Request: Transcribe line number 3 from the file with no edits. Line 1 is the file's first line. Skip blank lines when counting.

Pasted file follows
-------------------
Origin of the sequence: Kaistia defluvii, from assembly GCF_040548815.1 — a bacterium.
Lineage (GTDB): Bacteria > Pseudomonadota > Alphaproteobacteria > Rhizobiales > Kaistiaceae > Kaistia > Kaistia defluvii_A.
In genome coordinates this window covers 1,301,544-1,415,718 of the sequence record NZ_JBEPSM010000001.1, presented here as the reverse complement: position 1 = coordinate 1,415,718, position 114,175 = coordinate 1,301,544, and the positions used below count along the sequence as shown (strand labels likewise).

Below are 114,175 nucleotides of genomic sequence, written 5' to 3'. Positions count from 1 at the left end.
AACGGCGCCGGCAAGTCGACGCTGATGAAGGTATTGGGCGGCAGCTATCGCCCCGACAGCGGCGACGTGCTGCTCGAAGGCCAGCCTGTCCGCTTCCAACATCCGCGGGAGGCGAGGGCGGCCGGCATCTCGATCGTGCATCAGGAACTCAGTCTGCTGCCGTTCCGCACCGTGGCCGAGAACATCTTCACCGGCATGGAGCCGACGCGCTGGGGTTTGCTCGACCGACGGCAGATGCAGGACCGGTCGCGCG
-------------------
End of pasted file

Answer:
In genome coordinates this window covers 1,301,544-1,415,718 of the sequence record NZ_JBEPSM010000001.1, presented here as the reverse complement: position 1 = coordinate 1,415,718, position 114,175 = coordinate 1,301,544, and the positions used below count along the sequence as shown (strand labels likewise).